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I have read several answers from those of you on this site that have referred to getting your parents home for providing caregiving to your parent and it has kept them out of living in a nursing home.

I do not believe all states do this, how can I find out if California has this law and how would I apply for it? Does it make a difference if the house has been put into a Trust?

I am disabled but have care for both parents and now just my Mom but it is a full time job that I am not paid for. Mom does not want to sign a caregiver contract to pay me as she has gotten her care for free from me, so why pay for it now. I am her DPOA but do not know that this helps me in any way.

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Holycow - for the most part what you are referring to on the "get my parents home" is about the caregiver exemption that is allowed by Medicaid's required MERP (after death estate recovery) program. Under MERP's exemptions, there is an exemption for family who provided for care for at least 2 years (and this care may need to be documentable) what kept the parent from going into a NH with the NH stay paid for by Medicaid. The caregiver exemption has to be filed for so the MERP does not proceed with their claim or lein on the property of the deceased who was on Medicaid. Sometimes the caregiver will have the property transfer to their name once the elder moves to the NH and other times the caregiver will continue to live in the house but the elder keeps it in their name (as there are usually much lower taxes and other elderly exemptions for their ownership).

Your situation is not that as you are taking care of mom @ your parents home. Mom is not on Medicaid, is she? I bet she is just on Medicare. So no Medicaid means no MERP.

But I totally understand your concerns about what happens with the house and your having a place to live once mom dies. You need to understand how property ownership gets transferred. I'm going to assume that mom & dad own their house in full and there is no mortgage (no mortgage or other debtor to get paid before the house can be transferred or sold); then dad died and in dad's will, the house went to his wife (mom) and that mom has gone to the courthouse and filed the paperwork for the transfer of title to just her name. Doing this provided for a clear chain of ownership from the past into the future. Now if dad did not have a will, it is probably ok because they were married and mom becomes the single owner as CA is a community property state. But she still should have gone to the courthouse to change the ownership name to just hers. Now at this point there are 2 things mom can do: she can do a quit claim and transfer her ownership of her home which she owns to you OR she can continue to own the house and will not transfer ownership but you will be mom's beneficiary as per mom's will.

Now what does mom's will read as far as who is the beneficiary of her estate and who is named in the will to be mom's executor or executrix? What mom's will states is going to be critical as to what happens with the house if mom refuses to transfer the house to you right now. If mom's will leaves all to you, then when she dies, you can go to the courthouse and either do probate to have mom's assets as per the will (so it goes to you) or you might be able instead of probate to do a "muniment of title" action which is kinda like probate low-calorie version and a very simple 3 - 4 steps of paperwork at the courthouse over 3-6 months to get the title awarded to you and the house in your name.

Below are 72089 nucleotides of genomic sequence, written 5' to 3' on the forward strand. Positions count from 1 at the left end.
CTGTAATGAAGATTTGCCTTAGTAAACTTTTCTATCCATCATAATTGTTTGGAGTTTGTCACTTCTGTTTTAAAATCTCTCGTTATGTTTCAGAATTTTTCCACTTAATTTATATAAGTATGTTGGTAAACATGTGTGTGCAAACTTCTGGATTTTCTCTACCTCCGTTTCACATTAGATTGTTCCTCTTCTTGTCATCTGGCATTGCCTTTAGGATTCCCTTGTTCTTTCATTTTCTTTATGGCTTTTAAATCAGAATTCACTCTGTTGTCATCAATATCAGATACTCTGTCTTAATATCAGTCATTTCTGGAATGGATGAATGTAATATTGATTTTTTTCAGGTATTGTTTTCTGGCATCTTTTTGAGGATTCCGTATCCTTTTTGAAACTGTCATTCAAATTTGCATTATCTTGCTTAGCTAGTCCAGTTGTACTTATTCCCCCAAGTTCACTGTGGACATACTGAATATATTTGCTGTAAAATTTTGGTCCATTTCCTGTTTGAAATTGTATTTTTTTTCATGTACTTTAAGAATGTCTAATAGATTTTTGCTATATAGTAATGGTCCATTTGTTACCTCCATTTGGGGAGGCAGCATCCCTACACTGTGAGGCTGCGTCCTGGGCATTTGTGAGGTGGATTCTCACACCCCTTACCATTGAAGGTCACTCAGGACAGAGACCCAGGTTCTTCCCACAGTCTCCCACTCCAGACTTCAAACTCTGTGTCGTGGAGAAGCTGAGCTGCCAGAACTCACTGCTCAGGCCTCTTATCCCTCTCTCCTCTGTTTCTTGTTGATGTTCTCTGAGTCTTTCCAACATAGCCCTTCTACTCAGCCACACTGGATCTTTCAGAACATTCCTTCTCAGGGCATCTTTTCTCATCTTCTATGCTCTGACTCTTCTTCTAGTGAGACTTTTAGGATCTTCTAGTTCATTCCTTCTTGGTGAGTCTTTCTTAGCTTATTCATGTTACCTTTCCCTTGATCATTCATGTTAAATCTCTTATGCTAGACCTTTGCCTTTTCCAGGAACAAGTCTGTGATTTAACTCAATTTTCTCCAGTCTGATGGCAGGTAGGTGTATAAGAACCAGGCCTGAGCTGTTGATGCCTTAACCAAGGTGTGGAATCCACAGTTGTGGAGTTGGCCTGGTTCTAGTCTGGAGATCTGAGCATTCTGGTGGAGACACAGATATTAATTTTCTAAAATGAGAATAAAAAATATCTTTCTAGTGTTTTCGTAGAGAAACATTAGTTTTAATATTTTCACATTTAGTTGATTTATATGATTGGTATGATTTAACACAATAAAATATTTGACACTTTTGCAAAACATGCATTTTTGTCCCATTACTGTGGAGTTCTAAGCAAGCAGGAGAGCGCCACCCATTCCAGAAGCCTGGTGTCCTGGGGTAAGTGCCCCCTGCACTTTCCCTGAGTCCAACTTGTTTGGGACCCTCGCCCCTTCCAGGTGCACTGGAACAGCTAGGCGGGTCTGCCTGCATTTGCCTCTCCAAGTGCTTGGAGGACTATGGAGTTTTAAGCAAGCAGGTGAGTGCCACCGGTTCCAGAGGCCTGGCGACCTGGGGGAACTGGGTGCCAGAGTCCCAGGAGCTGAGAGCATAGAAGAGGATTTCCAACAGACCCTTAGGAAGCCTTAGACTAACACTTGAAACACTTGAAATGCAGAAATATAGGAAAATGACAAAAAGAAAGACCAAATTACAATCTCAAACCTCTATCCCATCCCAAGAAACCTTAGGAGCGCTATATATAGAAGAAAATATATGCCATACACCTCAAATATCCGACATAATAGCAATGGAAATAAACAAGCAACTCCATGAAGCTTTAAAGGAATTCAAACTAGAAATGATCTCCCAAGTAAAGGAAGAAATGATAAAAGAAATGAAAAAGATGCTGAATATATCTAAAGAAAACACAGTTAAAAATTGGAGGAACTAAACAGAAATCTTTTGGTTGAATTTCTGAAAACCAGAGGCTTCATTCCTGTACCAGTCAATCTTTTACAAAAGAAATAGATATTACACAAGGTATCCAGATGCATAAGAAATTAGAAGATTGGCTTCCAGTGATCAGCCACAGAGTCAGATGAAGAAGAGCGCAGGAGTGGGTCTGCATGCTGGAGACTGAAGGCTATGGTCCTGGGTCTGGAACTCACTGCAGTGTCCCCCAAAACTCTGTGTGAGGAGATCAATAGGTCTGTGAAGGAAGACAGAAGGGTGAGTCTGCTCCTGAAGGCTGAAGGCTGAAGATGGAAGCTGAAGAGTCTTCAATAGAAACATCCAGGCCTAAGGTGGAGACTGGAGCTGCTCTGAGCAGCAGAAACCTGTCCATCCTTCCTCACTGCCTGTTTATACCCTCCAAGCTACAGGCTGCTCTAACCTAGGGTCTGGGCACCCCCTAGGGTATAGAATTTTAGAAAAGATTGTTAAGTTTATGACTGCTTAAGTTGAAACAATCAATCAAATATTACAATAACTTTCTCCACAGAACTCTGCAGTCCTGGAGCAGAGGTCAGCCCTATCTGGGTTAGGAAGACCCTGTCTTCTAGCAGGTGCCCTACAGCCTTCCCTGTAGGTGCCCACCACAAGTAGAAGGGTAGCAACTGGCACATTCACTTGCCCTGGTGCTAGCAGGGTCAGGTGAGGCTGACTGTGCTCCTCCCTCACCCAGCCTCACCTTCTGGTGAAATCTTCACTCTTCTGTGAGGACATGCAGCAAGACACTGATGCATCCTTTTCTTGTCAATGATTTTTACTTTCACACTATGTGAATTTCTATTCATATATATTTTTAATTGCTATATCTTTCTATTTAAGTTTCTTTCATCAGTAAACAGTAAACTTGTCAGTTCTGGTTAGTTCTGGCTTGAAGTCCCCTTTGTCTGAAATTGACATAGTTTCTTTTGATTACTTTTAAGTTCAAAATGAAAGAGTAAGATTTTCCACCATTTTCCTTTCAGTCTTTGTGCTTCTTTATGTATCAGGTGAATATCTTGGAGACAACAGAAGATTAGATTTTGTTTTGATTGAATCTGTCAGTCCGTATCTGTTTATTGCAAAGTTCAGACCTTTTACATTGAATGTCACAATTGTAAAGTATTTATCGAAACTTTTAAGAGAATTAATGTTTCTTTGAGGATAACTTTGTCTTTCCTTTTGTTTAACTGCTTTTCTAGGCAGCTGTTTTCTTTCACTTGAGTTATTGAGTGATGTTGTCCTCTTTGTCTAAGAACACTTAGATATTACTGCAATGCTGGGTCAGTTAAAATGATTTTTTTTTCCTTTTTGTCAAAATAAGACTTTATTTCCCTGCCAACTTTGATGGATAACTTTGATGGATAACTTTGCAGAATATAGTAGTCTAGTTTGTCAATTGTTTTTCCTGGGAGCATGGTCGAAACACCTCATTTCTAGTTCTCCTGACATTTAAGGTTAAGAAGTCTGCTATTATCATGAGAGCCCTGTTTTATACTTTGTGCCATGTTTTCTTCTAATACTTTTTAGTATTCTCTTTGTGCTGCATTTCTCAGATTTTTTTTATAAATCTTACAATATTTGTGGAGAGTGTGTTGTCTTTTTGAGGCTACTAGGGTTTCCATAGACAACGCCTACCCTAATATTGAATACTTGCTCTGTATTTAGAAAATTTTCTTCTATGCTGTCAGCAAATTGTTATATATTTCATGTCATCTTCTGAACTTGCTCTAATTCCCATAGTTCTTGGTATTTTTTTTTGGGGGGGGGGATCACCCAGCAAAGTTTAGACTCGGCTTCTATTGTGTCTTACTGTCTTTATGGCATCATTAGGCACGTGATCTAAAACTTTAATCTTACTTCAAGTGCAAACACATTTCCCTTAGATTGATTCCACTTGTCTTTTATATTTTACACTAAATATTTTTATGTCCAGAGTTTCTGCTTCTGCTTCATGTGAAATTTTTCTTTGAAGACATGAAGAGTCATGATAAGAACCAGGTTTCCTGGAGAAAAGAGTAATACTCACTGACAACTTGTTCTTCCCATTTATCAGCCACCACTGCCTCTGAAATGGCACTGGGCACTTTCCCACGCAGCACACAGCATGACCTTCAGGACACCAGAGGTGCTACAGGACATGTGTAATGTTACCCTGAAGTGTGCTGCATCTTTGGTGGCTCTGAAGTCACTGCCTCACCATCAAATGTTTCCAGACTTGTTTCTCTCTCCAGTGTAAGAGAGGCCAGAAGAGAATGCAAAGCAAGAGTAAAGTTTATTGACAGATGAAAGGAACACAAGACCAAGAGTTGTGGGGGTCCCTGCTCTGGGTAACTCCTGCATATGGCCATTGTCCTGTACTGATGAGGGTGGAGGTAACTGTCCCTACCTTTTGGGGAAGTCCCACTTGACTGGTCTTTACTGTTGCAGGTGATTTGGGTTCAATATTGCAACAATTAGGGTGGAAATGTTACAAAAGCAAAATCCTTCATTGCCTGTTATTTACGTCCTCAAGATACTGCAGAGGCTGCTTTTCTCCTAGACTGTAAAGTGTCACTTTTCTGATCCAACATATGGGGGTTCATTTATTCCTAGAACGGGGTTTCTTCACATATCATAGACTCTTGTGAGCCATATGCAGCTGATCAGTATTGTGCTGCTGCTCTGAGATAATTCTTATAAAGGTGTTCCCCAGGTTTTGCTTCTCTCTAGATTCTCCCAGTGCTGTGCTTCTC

But you do what to do whatever to get the property title totally transferred and with the paperwork filed @ the courthouse to have it in your name. This is pretty routine legal and you could get it done either pro-bono from the local Legal Aid Society or via legal clinic from the area law school as you are disabled and "at-need".

If mom does not have a will, this is going to be a really sticky to deal with. In most states, dying without a will is considered to be an "intestate" death and all the deceased property reverts or becomes "escheated" to the state. This is super sticky because you or other family will have to go to court to establish yourself to be true lineal heirs….if there is other family, like from a previous divorce or grandkids or kids who were disinherited or gone away, they all have to now be considered when the estate is being divided up. You will have to have an attorney to do all this too. Please, please tell us that mom has a will and you are named in it to be the beneficiary of her estate??????

Does you mom understand that if later on as time goes by and she gets older and needs more caregiving and you get older and less able, that she may need to go into a NH and all the $$$ mom has been saving and setting aside will have to be totally spent down to $ 2,000.00. Two Thousand dollars and she has to do it. If mom has a nest egg of 10, 30, 50K or whatever, the state will require all that savings be used to pay for her care @ the NH. So maybe if she realizes this, she would be willing to "pay" you each month rather than just saving it. Since you are handicapped, you might be able to have a set amount of $ set aside for you in a "special needs trust" rather than having her pay you income. Special needs trusts are great because it will provide for $ for you in the future without jeopardizing your ability to get your own Medicaid or SSDI.
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Not sure if there are actually any laws that will give you your parents home upon their deaths. Your mother could place the home in her name and yours now...upon her death the house would be yours. That is what my grandmother did with my mom.
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